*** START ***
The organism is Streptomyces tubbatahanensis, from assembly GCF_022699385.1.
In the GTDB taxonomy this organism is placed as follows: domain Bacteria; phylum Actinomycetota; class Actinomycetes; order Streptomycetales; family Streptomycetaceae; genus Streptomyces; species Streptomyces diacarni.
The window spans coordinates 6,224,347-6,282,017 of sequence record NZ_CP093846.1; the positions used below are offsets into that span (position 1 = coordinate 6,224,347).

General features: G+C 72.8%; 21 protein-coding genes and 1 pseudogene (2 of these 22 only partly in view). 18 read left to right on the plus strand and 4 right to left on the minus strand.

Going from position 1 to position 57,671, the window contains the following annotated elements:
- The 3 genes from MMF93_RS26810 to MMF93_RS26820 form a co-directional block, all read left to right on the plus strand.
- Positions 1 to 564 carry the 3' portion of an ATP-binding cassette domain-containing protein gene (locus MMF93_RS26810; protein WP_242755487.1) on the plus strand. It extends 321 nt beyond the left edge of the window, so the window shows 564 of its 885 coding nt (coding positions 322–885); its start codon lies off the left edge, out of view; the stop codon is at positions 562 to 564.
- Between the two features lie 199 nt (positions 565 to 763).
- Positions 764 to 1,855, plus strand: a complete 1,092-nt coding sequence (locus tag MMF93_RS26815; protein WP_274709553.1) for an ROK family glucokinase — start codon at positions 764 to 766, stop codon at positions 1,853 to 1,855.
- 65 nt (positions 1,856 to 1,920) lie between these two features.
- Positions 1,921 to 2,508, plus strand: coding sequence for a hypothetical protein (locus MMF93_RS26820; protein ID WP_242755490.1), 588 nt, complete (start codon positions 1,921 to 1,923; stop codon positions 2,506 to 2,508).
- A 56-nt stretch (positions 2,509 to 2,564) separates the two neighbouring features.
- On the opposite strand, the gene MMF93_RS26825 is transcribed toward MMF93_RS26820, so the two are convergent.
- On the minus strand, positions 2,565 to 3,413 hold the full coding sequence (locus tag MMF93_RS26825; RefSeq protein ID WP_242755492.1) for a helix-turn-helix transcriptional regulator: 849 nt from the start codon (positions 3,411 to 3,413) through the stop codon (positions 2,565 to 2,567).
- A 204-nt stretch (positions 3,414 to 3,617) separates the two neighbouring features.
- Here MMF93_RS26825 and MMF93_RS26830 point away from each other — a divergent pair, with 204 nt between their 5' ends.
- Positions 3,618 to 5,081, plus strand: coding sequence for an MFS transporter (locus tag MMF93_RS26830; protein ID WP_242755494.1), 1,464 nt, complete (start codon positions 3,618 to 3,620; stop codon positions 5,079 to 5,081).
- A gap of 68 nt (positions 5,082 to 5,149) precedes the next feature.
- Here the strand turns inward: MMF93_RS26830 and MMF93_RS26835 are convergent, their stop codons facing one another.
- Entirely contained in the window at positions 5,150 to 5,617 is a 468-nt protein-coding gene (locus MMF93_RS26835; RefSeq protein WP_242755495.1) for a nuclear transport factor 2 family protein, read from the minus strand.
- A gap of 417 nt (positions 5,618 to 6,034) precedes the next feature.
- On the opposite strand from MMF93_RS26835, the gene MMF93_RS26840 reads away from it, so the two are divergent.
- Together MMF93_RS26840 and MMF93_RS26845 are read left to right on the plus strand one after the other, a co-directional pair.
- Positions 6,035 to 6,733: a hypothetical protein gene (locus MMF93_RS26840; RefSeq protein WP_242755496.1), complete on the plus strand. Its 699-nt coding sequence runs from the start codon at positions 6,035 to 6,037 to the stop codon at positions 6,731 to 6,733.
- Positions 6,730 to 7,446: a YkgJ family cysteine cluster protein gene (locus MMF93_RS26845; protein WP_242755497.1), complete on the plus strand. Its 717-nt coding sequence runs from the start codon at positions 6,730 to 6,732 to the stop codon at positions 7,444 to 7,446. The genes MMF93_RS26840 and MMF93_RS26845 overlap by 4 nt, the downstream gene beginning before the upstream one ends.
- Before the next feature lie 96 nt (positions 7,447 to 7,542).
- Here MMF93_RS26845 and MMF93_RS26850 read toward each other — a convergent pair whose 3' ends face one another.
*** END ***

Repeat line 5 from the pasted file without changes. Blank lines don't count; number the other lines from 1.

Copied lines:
Going from position 1 to position 57,671, the window contains the following annotated elements: